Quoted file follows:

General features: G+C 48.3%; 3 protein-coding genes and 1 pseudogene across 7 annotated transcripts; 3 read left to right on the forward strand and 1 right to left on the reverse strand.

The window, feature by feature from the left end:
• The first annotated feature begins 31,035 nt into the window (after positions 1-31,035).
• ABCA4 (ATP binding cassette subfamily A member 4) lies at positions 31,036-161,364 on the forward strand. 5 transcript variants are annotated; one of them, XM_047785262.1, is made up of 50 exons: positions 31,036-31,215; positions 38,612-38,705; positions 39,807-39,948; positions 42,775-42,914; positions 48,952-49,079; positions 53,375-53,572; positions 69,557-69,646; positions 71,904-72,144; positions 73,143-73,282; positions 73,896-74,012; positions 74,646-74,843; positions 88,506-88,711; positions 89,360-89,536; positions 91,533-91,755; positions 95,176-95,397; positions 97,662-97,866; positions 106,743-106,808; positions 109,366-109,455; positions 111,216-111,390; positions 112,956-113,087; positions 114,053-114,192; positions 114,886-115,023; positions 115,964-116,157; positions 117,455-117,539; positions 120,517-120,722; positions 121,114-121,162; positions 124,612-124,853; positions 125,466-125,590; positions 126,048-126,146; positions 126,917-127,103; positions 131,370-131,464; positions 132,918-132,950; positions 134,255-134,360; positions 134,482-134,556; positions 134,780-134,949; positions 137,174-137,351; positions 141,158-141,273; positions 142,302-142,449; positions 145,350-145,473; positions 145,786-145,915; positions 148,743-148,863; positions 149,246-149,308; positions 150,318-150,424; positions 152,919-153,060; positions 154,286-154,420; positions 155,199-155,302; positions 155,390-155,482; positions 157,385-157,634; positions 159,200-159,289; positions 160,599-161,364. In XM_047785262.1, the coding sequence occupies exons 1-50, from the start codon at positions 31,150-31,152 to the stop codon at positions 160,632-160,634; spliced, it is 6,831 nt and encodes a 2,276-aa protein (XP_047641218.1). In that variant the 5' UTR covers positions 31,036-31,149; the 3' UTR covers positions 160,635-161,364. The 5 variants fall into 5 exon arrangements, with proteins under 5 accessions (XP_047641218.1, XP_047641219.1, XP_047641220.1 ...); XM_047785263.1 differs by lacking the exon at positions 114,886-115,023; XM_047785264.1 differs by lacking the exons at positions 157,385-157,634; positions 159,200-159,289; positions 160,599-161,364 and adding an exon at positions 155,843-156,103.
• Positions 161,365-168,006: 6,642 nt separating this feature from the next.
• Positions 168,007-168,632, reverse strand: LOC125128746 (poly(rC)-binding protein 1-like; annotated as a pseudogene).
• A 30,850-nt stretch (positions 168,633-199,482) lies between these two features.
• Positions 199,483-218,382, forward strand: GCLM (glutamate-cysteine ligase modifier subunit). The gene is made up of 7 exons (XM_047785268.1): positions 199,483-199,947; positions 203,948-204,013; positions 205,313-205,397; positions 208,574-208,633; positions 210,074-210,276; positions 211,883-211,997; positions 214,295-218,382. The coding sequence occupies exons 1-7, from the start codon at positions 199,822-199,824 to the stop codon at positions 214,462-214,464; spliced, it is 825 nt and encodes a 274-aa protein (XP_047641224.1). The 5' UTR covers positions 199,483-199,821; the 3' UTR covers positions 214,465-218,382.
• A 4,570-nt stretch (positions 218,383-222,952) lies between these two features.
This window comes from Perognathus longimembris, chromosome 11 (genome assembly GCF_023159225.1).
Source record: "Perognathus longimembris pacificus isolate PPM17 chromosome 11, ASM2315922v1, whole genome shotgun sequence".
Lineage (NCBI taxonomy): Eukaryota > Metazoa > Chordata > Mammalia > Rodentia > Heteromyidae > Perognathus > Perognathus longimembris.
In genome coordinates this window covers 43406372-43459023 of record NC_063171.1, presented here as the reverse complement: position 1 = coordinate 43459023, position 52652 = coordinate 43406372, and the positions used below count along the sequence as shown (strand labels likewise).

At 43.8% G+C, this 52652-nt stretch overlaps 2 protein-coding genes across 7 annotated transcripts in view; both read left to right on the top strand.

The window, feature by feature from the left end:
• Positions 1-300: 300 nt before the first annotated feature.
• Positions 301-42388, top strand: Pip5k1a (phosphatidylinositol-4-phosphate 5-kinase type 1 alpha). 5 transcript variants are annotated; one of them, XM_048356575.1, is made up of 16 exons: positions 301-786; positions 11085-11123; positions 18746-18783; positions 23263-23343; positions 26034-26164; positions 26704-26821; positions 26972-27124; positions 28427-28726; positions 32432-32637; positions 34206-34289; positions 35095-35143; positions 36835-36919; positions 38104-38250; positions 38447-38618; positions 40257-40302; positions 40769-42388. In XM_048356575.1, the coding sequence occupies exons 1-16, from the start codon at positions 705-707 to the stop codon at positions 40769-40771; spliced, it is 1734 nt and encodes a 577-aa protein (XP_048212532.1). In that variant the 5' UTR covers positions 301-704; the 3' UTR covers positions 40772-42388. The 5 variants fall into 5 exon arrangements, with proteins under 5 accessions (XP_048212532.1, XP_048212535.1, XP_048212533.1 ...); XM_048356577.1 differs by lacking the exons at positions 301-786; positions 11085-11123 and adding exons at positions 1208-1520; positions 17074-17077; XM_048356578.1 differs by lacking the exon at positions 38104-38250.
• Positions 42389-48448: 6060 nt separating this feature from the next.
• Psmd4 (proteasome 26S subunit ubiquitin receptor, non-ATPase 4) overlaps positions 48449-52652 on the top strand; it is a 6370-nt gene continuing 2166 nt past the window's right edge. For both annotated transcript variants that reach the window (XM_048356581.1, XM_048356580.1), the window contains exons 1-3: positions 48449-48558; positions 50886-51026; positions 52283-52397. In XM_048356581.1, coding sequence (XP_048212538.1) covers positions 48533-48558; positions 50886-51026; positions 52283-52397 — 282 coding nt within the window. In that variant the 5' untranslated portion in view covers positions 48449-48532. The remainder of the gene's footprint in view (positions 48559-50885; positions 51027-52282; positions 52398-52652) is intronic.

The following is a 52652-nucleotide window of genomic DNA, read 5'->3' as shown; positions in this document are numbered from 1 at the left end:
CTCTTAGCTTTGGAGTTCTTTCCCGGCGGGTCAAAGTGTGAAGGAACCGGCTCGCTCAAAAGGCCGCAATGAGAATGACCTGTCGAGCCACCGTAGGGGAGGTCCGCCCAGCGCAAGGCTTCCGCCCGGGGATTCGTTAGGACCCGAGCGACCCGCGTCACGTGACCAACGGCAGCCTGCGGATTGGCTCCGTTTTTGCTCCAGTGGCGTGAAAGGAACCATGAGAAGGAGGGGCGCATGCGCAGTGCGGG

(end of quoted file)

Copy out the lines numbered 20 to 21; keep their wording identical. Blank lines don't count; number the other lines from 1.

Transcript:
The following is a 52652-nucleotide window of genomic DNA, read 5'->3' as shown; positions in this document are numbered from 1 at the left end:
CTCTTAGCTTTGGAGTTCTTTCCCGGCGGGTCAAAGTGTGAAGGAACCGGCTCGCTCAAAAGGCCGCAATGAGAATGACCTGTCGAGCCACCGTAGGGGAGGTCCGCCCAGCGCAAGGCTTCCGCCCGGGGATTCGTTAGGACCCGAGCGACCCGCGTCACGTGACCAACGGCAGCCTGCGGATTGGCTCCGTTTTTGCTCCAGTGGCGTGAAAGGAACCATGAGAAGGAGGGGCGCATGCGCAGTGCGGG